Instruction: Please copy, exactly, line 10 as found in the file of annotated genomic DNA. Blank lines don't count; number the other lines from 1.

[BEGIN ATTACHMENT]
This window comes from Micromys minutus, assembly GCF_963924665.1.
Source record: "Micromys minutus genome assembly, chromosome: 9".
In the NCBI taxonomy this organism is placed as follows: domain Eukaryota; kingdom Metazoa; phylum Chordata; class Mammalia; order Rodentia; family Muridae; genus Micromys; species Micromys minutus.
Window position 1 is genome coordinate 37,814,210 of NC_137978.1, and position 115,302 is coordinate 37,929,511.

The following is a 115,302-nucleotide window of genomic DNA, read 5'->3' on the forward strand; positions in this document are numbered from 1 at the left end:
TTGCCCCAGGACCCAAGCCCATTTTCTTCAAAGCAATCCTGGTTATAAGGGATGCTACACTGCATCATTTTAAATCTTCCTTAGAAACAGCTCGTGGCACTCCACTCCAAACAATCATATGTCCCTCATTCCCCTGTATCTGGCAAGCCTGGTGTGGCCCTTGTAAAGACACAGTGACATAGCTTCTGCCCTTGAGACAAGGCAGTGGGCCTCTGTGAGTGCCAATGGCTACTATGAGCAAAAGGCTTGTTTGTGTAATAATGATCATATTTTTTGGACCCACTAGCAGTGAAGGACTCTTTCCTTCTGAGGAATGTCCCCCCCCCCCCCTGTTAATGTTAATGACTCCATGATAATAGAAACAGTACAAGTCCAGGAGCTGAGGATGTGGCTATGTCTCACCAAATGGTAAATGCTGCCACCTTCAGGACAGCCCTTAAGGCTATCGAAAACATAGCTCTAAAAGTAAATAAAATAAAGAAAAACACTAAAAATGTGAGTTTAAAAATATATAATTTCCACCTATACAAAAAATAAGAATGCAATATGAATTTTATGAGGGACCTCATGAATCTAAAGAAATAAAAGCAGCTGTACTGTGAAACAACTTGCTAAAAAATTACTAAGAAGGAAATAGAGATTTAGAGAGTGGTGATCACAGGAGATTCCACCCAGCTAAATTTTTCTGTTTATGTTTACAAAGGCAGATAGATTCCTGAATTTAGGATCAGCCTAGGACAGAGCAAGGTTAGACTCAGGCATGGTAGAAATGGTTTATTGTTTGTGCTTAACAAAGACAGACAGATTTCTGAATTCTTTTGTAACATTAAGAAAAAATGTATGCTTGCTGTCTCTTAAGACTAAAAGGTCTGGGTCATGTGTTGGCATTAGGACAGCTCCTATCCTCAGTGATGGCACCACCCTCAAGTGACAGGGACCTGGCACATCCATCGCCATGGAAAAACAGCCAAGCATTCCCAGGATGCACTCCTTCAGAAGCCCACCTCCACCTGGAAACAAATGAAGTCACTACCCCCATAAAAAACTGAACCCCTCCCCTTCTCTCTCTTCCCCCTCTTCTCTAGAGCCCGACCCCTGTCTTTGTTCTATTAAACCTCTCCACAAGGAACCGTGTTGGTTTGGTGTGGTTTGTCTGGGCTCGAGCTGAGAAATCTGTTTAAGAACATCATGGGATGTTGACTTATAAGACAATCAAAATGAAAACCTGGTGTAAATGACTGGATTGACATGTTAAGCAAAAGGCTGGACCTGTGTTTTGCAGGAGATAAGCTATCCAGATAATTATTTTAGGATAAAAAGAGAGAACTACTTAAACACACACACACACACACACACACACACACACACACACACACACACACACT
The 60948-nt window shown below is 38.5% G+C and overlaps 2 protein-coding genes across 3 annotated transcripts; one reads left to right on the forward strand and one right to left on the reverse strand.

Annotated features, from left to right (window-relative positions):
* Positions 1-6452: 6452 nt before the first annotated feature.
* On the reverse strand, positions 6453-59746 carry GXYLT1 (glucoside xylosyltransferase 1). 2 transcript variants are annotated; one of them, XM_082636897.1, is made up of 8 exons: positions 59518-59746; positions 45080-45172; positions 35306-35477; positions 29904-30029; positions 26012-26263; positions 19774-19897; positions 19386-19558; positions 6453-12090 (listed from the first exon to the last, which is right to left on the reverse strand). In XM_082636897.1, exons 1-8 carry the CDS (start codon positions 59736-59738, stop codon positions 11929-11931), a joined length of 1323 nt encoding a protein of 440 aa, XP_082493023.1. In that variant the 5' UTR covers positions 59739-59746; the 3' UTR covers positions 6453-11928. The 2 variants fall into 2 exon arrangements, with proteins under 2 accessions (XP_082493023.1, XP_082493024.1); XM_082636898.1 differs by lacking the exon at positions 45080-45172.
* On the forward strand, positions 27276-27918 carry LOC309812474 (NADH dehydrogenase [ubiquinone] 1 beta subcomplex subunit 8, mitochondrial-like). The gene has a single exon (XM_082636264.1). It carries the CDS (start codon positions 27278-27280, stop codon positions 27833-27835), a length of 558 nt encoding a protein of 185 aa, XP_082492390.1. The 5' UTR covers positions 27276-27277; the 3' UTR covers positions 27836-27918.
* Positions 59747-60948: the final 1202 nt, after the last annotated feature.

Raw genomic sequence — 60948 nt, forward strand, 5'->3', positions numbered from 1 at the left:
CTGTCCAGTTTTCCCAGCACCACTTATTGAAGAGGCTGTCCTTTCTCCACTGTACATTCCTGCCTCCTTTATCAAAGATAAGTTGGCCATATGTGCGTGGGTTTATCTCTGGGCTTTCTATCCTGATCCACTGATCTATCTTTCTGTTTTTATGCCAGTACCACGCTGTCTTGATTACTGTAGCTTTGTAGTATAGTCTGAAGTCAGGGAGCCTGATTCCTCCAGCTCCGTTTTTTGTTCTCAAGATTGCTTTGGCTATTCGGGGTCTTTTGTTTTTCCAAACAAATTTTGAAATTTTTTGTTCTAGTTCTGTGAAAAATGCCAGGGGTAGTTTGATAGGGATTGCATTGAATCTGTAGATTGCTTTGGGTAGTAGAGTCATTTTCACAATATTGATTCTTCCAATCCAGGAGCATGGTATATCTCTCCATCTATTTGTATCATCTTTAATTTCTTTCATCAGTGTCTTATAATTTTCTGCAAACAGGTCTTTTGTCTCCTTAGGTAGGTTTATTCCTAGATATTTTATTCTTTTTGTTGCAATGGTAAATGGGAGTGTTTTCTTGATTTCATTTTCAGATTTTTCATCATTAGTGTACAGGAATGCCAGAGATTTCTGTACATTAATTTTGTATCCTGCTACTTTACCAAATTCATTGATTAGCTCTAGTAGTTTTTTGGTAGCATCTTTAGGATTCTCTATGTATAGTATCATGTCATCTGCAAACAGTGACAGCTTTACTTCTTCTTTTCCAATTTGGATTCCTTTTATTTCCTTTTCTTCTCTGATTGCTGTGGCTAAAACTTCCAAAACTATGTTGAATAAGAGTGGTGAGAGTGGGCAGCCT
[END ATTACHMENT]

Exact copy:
* On the reverse strand, positions 6453-59746 carry GXYLT1 (glucoside xylosyltransferase 1). 2 transcript variants are annotated; one of them, XM_082636897.1, is made up of 8 exons: positions 59518-59746; positions 45080-45172; positions 35306-35477; positions 29904-30029; positions 26012-26263; positions 19774-19897; positions 19386-19558; positions 6453-12090 (listed from the first exon to the last, which is right to left on the reverse strand). In XM_082636897.1, exons 1-8 carry the CDS (start codon positions 59736-59738, stop codon positions 11929-11931), a joined length of 1323 nt encoding a protein of 440 aa, XP_082493023.1. In that variant the 5' UTR covers positions 59739-59746; the 3' UTR covers positions 6453-11928. The 2 variants fall into 2 exon arrangements, with proteins under 2 accessions (XP_082493023.1, XP_082493024.1); XM_082636898.1 differs by lacking the exon at positions 45080-45172.